What are the Symptoms of Dry Eye Syndrome?

Patients with dry eye often complain of irritation, dryness, scratching, burning, aching, or a feeling that something is in the eye. The eyes may become fatigued or “tired,” especially with reading or TV watching. The vision may blur off and on during the day. At times, the eyes may even fill up with watery tears despite being “dry.”

Many patients with dry eye have no symptoms, but show clinical signs on a doctor’s exam. As dry eye gets worse, the nerves on the ocular surface can fail to transmit signals to the brain, leaving patients unaware of the extent of their condition.

Scroll down to learn about MGD.

What are the Symptoms of Dry Eye Syndrome?

Patients with dry eye often complain of irritation, dryness, scratching, burning, aching, or a feeling that something is in the eye. The eyes may become fatigued or “tired,” especially with reading or TV watching. The vision may blur off and on during the day. At times, the eyes may even fill up with watery tears despite being “dry.”

Many patients with dry eye have no symptoms, but show clinical signs on a doctor’s exam. As dry eye gets worse, the nerves on the ocular surface can fail to transmit signals to the brain, leaving patients unaware of the extent of their condition.

Scroll down to learn about MGD.

What are the
Symptoms of
Dry Eye
Syndrome?

Patients with dry eye often complain of irritation, dryness, scratching, burning, aching, or a feeling that something is in the eye. The eyes may become fatigued or “tired,” especially with reading or TV watching. The vision may blur off and on during the day. At times, the eyes may even fill up with watery tears despite being “dry.”

Many patients with dry eye have no symptoms, but show clinical signs on a doctor’s exam. As dry eye gets worse, the nerves on the ocular surface can fail to transmit signals to the brain, leaving patients unaware of the extent of their condition.

Scroll down to learn about MGD.

What is “MGD,” and how is it related to Dry Eye Syndrome?

Our tears are normally protected by a healthy oil coating, which is produced by eyelid oil glands (Meibomian glands). These glands can become blocked by unhealthy, thickened oils. This condition is called Meibomian Gland Dysfunction, or “MGD.” MGD may be present in over 85% of dry eye patients.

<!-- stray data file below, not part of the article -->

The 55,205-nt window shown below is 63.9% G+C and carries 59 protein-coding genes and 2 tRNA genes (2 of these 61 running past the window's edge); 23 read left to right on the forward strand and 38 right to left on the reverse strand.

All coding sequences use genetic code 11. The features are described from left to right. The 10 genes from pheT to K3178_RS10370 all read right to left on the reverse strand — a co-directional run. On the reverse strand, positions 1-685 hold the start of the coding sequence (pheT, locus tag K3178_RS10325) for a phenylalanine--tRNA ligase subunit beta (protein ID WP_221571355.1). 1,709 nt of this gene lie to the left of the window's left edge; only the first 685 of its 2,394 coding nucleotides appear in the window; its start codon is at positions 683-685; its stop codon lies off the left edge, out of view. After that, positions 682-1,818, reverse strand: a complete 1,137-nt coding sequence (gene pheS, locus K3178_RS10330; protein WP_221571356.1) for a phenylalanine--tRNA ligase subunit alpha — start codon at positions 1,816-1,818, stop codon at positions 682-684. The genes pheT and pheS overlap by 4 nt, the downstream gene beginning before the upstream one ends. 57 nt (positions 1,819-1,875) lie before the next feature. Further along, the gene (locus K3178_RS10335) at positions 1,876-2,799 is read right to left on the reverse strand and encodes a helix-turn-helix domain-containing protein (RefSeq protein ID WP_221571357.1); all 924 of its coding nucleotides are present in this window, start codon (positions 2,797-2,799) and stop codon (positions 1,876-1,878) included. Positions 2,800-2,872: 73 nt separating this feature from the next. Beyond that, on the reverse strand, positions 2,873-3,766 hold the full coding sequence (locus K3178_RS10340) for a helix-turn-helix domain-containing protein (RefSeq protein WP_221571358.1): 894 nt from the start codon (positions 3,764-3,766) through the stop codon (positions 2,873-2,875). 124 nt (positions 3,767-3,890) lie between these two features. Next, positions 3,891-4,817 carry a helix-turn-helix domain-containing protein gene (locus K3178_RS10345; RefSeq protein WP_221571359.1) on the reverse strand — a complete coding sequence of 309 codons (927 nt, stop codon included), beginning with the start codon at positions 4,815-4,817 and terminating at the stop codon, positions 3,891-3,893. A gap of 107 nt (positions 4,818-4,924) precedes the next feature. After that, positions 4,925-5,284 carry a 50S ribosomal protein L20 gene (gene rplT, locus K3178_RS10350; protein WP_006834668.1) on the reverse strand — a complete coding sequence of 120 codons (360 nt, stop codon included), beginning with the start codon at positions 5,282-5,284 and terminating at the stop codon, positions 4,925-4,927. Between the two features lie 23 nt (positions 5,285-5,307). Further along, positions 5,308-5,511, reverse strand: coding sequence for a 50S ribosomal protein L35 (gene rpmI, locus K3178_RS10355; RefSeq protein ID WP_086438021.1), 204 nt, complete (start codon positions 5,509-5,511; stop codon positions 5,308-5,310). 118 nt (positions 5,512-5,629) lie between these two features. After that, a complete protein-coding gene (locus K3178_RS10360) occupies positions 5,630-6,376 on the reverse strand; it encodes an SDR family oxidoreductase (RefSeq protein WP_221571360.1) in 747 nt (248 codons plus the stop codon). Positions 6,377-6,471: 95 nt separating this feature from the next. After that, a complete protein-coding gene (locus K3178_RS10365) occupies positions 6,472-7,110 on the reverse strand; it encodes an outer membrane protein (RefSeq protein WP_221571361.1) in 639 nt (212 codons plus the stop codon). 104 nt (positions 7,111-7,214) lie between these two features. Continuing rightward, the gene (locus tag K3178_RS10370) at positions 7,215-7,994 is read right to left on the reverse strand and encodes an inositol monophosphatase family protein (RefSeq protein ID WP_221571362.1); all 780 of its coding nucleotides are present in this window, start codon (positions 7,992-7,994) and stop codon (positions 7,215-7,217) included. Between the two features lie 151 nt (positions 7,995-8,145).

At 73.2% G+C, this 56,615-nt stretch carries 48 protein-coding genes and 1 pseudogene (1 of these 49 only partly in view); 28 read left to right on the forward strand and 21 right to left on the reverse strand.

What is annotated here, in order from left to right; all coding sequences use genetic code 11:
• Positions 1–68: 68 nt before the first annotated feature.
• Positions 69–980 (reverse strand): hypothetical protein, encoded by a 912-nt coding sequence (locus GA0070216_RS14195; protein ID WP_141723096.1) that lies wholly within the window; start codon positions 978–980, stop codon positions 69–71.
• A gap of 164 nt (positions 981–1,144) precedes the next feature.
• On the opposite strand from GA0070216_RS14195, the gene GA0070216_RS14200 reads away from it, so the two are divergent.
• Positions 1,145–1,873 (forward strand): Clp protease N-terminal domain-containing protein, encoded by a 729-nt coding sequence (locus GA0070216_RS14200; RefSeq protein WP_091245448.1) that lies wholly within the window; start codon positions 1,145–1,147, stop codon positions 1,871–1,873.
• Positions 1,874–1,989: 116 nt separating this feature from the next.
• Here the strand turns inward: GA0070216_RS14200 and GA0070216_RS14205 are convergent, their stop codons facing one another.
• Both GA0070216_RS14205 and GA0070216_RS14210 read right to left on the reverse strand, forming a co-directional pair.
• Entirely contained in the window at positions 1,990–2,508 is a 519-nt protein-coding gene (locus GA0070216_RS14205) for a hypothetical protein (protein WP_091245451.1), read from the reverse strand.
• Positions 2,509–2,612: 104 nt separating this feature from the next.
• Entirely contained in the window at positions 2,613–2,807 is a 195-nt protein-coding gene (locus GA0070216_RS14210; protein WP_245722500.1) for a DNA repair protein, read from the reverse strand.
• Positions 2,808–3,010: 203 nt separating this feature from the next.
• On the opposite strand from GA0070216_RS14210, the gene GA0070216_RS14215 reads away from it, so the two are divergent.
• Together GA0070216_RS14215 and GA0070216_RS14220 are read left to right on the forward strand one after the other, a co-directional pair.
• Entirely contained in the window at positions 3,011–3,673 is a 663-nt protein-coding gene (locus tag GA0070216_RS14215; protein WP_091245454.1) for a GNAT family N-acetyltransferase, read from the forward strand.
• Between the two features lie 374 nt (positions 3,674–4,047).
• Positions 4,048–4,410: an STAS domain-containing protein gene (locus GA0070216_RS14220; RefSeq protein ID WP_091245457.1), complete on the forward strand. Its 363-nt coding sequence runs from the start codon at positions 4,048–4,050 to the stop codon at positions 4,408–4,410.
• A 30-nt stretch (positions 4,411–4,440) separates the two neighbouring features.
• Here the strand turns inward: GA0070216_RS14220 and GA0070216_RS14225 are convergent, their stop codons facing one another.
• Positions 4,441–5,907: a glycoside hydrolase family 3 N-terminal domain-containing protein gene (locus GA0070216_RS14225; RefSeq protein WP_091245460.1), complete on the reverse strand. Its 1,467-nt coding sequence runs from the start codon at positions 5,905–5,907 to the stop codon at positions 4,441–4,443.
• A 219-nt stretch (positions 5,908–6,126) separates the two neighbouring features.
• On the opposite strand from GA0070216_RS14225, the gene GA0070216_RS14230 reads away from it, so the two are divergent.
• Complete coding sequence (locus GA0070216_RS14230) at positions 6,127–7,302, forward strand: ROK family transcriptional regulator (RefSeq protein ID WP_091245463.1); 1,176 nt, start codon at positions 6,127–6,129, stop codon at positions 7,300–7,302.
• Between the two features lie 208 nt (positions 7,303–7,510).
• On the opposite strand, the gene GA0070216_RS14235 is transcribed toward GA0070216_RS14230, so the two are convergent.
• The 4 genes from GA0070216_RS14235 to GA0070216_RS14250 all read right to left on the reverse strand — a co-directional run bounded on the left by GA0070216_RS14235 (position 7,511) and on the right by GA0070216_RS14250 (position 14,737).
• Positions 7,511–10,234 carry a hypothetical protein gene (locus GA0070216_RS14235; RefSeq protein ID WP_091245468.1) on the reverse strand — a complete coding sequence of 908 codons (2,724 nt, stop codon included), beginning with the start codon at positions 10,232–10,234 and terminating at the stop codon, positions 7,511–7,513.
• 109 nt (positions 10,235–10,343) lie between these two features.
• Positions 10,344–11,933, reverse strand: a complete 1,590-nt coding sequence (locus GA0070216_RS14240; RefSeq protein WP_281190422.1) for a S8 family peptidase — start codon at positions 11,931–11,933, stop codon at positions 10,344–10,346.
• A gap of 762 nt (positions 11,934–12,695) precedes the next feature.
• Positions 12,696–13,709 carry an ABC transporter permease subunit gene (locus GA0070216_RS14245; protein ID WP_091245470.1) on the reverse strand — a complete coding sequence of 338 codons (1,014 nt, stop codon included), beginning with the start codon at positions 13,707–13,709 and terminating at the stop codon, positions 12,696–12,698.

MGD leads to oil-deficient “watery” tears that evaporate too quickly, causing dry eye syndrome. If MGD is left untreated, it tends to get worse over time. Blocked glands can become damaged severely enough that they permanently fail to function.

Aqueous Tear Deficiency, which is a less-common dry eye condition affecting the watery portion of the tears, can accompany MGD, or can occur independently of it.

Scroll down to learn about Blepharitis.

What is “MGD,” and how is it related to Dry Eye Syndrome?

Our tears are normally protected by a healthy oil coating, which is produced by eyelid oil glands (Meibomian glands). These glands can become blocked by unhealthy, thickened oils. This condition is called Meibomian Gland Dysfunction, or “MGD.” MGD may be present in over 85% of dry eye patients.

MGD leads to oil-deficient “watery” tears that evaporate too quickly, causing dry eye syndrome. If MGD is left untreated, it tends to get worse over time. Blocked glands can become damaged severely enough that they permanently fail to function.

Aqueous Tear Deficiency, which is a less-common dry eye condition affecting the watery portion of the tears, can accompany MGD, or can occur independently of it.

Scroll down to learn about Blepharitis.

What is
“MGD?”

Our tears are normally protected by a healthy oil coating, which is produced by eyelid oil glands (Meibomian glands). These glands can become blocked by unhealthy, thickened oils. This condition is called Meibomian Gland Dysfunction, or “MGD.” MGD may be present in over 85% of dry eye patients.

MGD leads to oil-deficient “watery” tears that evaporate too quickly, causing dry eye syndrome. If MGD is left untreated, it tends to get worse over time. Blocked glands can become damaged severely enough that they permanently fail to function.

Aqueous Tear Deficiency, which is a less-common dry eye condition affecting the watery portion of the tears, can accompany MGD, or can occur independently of it.

Scroll down to learn about Blepharitis.

What is Blepharitis?

Blepharitis is an inflammation of the eyelids that often leads to redness, discharge, crusting, “styes,” and other problems. Itching and burning are common symptoms.  Blepharitis often overlaps with MGD, and it is frequently accompanied by an eyelid overgrowth of microscopic bacteria.

A common type of these bacteria (Staphylococcus aureus) is illustrated here in magnified form.

go to "why eyelid therapy is important" (next page down)

What is Blepharitis?

Blepharitis is an inflammation of the eyelids that often leads to redness, discharge, crusting, “styes,” and other problems. Itching and burning are common symptoms.  Blepharitis often overlaps with MGD, and it is frequently accompanied by an eyelid overgrowth of microscopic bacteria.

A common type of these bacteria (Staphylococcus aureus) is illustrated here in magnified form.

go to "why eyelid therapy is important" (next page down)

What is Blepharitis?

Blepharitis is an inflammation of the eyelids that often leads to redness, discharge, crusting, “styes,” and other problems. Itching and burning are common symptoms.  Blepharitis often overlaps with MGD, and it is frequently accompanied by an eyelid overgrowth of microscopic bacteria.

A common type of these bacteria (Staphylococcus aureus) is illustrated here in magnified form.

go to "why eyelid therapy is important" (next page down)